News & Insights

‘Soft’ or ‘hard’ Brexit…

I recently joined a colleague of mine and attended a talk by Lawyers of PLMJ – one of Portugal’s leading legal firms – at the invitation of the Portuguese Chamber of Commerce in the UK. The firm has clearly spent some time internally looking at some ‘key’ areas; attempting to identify what would happen in the event that Article 50 is invoked. Some great detail was provided on subjects such as visas/residency, health, and trade.

While this was all extremely useful and enlightening, I was still left with a feeling of ‘who knows?’

We don’t at this stage know whether this will be a ‘soft’ or ‘hard’ Brexit; whether the UK’s deal with the EU will look like Norway or some other ‘special’ deal. All I know is that none of this would have taken place if the EU had listened to the issues and sought some consensus on the subject of immigration. A great deal of this is evident in the sentiment of far right groups in other Europeans countries – who seem to be gaining ground. Even Merkel herself seemed to finally realise her stance on immigration could impact her remaining in power at the next German general election.

The fact we do know is that a referendum is not a legally binding vote. It would seem that the Prime Minister will invoke article 50 without going to parliament; hence numerous legal cases being raised to ensure that she does. Surely this is a decision that cannot be made without discussion in parliament.

At the morning of writing this piece, I read an interview from the ex-prime minister, Mr Tony Blair, seeking a second referendum and suggesting that the ‘Remainers’ should take to the street and be heard; he also felt that the general opinion of the British public had changed and that leaving the EU was no longer what was wanted.

In the event of a Brexit it may well be the case that we need to seek a Visa or jump through a few more hoops to get residency – but do we really think that Portugal will make it difficult for the British expat to remain and/or move here? Personally – I don’t think so.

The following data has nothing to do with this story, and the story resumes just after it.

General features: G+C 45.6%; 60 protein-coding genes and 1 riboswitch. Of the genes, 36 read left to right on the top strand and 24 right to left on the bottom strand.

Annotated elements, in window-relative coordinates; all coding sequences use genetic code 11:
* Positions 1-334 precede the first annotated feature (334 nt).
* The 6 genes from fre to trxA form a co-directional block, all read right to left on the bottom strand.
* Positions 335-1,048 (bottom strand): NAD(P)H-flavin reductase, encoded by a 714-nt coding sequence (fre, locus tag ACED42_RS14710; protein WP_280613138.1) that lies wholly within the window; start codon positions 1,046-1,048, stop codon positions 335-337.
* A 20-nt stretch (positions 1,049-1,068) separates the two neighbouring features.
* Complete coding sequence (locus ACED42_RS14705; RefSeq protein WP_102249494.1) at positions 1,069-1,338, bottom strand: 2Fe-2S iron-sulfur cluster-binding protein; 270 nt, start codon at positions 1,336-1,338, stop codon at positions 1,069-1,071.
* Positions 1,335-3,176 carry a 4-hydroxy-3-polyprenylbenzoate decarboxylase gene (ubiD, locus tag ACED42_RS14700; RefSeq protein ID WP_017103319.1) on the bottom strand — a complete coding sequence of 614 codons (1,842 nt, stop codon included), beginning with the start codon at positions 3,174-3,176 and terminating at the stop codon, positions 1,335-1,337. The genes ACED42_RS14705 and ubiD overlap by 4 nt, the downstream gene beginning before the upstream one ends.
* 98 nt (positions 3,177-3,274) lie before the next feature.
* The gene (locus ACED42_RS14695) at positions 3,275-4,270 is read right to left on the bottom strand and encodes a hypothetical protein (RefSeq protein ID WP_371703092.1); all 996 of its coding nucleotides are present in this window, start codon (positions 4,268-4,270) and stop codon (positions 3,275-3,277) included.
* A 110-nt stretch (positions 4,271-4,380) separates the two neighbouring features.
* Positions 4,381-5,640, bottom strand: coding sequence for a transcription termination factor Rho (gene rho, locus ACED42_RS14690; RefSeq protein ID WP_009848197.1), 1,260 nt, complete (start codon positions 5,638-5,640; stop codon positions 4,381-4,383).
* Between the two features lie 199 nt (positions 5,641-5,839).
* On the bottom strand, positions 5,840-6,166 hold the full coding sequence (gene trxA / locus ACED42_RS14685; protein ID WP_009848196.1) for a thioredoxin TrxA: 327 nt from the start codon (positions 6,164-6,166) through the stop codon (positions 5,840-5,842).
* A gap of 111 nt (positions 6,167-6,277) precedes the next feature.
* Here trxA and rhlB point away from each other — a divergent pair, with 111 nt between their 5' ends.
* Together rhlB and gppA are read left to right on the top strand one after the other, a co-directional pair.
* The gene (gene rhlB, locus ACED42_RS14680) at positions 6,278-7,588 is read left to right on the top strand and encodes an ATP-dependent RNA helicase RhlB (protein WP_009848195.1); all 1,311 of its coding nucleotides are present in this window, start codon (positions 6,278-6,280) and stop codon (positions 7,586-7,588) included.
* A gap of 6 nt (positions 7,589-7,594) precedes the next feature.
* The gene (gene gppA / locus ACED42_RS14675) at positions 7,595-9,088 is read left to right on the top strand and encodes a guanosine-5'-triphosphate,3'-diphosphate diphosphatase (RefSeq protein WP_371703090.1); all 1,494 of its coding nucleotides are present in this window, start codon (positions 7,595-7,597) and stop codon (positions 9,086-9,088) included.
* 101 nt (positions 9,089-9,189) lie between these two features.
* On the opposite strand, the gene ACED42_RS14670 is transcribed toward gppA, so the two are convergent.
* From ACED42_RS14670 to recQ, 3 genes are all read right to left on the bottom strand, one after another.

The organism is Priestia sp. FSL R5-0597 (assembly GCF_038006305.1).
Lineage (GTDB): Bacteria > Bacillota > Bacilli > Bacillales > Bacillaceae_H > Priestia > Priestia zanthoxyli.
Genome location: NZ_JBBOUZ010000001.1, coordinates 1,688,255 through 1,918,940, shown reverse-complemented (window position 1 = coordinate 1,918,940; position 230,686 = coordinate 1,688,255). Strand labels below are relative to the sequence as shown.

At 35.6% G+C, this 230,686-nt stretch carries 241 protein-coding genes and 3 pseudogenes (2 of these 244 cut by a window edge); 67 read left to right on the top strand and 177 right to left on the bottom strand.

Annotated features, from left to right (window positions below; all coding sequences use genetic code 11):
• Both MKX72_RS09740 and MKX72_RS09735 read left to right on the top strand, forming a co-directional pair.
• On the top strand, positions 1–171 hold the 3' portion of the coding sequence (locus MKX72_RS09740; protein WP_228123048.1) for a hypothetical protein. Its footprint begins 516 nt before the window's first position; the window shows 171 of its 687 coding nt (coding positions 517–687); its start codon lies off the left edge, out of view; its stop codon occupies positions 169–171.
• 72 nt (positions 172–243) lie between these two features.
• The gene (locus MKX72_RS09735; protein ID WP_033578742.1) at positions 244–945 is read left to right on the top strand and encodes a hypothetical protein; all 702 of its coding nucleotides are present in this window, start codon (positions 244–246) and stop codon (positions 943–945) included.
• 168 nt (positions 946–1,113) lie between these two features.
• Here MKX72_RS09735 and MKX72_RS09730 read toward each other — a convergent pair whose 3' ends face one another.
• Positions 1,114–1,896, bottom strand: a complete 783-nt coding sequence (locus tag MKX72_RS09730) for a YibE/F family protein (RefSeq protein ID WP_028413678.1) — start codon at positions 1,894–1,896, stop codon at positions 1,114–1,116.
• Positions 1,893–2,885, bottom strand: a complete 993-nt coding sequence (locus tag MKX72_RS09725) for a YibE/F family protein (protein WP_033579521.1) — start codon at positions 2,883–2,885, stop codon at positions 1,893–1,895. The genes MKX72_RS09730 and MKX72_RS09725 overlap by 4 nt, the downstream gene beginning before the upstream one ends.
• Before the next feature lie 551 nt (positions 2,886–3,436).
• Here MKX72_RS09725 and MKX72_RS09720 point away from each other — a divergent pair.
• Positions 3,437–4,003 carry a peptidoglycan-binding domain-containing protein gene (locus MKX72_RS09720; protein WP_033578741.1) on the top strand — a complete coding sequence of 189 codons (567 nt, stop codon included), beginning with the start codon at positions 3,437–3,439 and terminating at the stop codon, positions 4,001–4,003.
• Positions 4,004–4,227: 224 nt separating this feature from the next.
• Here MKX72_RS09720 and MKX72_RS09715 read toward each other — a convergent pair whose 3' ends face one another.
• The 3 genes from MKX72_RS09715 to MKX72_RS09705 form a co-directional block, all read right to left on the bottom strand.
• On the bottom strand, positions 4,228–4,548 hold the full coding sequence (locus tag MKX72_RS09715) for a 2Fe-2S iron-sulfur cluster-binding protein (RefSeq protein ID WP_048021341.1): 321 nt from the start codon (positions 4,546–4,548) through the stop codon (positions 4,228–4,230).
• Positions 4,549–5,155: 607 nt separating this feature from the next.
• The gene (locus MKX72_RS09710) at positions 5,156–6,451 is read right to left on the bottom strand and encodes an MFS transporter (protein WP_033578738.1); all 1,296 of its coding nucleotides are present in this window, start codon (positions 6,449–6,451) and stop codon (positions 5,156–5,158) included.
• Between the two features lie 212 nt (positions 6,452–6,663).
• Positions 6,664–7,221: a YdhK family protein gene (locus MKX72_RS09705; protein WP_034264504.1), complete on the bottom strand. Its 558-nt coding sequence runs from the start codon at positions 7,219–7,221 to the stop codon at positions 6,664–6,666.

The one area of concern I do have is on the subject of pension transfers. If the UK were to leave the EU and move away from EU legislation – what will they do with pension legislation? could they remove the ability for those with UK based pensions to transfer them into the EU through Recognised Overseas Pension Schemes? I think this is a possibility – especially taking into consideration the poor position most defined benefit pension schemes find themselves in.

Pension transfer calculations at this moment seem high versus the guaranteed pension benefits on offer; this coupled with low interest rates and a falling lifetime allowance add up to a perfect time to review any UK-based pensions – a mere 2% increase in interest rates could have an alarming impact on a Transfer Value. Advice in this area, however, is essential.

So whatever the politicians decide to do, I think the feeling of uncertainty will remain with me for the foreseeable future.


This communication is for informational purposes only and is not intended to constitute, and should not be construed as, investment advice, investment recommendations or investment research. You should seek advice from a professional adviser before embarking on any financial planning activity. Whilst every effort has been made to ensure the information contained in this communication is correct, we are not responsible for any errors or omissions.

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